Whitney exposes rifts in Houston’s tragic life

Lorlornyofm
By Lorlornyofm August 20, 2017 12:58

Whitney exposes rifts in Houston’s tragic life

The oddly punctuated title has multiple meanings in “Whitney. Can I Be Me,” a documentary about the late singing star Whitney Houston, a woman torn among various factions and constituencies in a charmed, tormented and too-brief life.

Receiving a limited theatrical release in advance of its August 25 premiere on Showtime, directors Nick Broomfield and Rudi Dolezal’s film zeroes in on those personal and professional forces that pulled Houston in different directions — exacting, in the film’s perspective, a devastating toll.

Dealt with in a manner that’s somewhat coy but not salacious, the personal component involves Houston’s extremely close relationship with Robyn Crawford, part of her entourage, who regularly feuded with Houston’s husband Bobby Brown. Rumors about Houston’s sexuality take on a different hue juxtaposed with a clip of her mother, Cissy Houston, telling Oprah Winfrey after Whitney’s death that she “absolutely” would have been upset to learn that her daughter was a lesbian.

As for Houston’s career, the filmmakers detail how her talents were consciously marketed to a white audience — a lucrative decision that cost her with the African-American community, where many saw her as a sellout.

Those sentiments are illustrated when Houston was booed at the Soul Train Awards by those who felt, as a friend told her, that “the white audience had taken you away from them.”

“Whitney” deftly draws from interviews, behind-the-scenes footage and performance video that highlights the way Houston threw her every fiber into concerts, yielding a spare but sobering account.

The oddly punctuated title has multiple meanings in “Whitney. Can I Be Me,” a documentary about the late singing star Whitney Houston, a woman torn among various factions and constituencies in a charmed, tormented and too-brief life.

Receiving a limited theatrical release in advance of its August 25 premiere on Showtime, directors Nick Broomfield and Rudi Dolezal’s film zeroes in on those personal and professional forces that pulled Houston in different directions — exacting, in the film’s perspective, a devastating toll.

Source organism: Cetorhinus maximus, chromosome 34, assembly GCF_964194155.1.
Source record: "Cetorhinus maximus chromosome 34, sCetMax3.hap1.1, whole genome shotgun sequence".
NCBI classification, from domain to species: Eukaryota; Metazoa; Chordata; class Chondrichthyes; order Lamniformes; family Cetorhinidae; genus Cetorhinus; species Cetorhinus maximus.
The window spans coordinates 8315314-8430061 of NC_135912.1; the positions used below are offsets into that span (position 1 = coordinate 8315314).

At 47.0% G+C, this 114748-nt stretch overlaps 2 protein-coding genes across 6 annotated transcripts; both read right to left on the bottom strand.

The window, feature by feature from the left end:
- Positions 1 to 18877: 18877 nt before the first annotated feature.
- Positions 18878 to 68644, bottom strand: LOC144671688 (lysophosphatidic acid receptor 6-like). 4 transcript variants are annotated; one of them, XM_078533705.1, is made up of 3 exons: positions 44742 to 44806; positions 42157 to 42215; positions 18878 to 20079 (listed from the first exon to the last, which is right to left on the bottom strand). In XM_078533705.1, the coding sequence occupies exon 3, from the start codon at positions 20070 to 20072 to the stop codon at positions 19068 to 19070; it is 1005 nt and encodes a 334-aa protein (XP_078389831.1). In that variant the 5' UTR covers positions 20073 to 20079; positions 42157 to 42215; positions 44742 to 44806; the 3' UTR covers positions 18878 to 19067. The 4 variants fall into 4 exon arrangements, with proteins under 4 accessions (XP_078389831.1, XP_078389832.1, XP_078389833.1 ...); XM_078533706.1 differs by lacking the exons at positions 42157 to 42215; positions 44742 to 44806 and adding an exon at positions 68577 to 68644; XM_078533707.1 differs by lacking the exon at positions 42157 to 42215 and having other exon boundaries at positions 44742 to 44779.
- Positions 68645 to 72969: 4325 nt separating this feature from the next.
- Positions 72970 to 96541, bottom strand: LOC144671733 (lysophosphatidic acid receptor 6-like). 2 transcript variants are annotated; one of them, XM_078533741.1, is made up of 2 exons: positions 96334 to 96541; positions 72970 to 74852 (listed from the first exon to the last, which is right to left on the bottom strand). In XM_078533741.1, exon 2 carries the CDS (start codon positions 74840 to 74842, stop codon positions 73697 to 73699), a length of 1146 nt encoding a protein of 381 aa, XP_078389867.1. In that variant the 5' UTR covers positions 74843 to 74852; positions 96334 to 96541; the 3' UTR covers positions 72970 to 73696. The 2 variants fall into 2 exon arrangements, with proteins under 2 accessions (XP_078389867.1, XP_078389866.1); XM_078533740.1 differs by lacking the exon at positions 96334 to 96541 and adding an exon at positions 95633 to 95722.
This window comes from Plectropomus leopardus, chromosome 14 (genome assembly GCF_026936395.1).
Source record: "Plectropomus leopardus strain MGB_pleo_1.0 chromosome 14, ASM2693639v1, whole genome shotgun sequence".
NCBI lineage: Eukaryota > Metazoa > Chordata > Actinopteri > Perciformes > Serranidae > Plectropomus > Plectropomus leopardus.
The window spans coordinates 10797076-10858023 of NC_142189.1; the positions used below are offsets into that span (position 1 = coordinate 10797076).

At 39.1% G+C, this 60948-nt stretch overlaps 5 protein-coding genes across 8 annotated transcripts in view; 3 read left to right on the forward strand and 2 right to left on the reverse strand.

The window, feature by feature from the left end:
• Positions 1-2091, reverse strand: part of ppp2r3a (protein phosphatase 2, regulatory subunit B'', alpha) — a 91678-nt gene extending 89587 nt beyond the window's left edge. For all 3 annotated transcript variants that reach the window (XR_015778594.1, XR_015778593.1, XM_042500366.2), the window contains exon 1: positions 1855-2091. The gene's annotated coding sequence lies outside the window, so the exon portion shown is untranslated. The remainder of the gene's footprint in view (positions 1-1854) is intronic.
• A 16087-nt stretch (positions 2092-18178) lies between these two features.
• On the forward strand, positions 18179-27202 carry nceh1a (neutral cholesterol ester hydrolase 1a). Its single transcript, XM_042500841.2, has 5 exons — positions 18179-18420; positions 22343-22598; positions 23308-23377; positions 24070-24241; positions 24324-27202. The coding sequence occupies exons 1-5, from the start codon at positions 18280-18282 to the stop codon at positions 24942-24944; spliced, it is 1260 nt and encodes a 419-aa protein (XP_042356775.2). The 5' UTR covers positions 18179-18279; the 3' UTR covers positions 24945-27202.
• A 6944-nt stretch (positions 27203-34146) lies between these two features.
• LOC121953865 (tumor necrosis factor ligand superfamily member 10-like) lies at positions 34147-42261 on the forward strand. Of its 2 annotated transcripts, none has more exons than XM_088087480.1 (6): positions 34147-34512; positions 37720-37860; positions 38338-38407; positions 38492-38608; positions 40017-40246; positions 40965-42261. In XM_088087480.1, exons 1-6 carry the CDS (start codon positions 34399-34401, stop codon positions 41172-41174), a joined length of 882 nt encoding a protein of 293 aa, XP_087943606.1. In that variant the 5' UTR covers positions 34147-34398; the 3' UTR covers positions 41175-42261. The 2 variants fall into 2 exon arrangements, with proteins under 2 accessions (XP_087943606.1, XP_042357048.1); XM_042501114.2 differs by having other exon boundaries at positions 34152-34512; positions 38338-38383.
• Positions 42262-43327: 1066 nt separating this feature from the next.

Dealt with in a manner that’s somewhat coy but not salacious, the personal component involves Houston’s extremely close relationship with Robyn Crawford, part of her entourage, who regularly feuded with Houston’s husband Bobby Brown. Rumors about Houston’s sexuality take on a different hue juxtaposed with a clip of her mother, Cissy Houston, telling Oprah Winfrey after Whitney’s death that she “absolutely” would have been upset to learn that her daughter was a lesbian.

As for Houston’s career, the filmmakers detail how her talents were consciously marketed to a white audience — a lucrative decision that cost her with the African-American community, where many saw her as a sellout.

Those sentiments are illustrated when Houston was booed at the Soul Train Awards by those who felt, as a friend told her, that “the white audience had taken you away from them.”

“Whitney” deftly draws from interviews, behind-the-scenes footage and performance video that highlights the way Houston threw her every fiber into concerts, yielding a spare but sobering account.

Source: huffingtonpost.com

Lorlornyofm
By Lorlornyofm August 20, 2017 12:58
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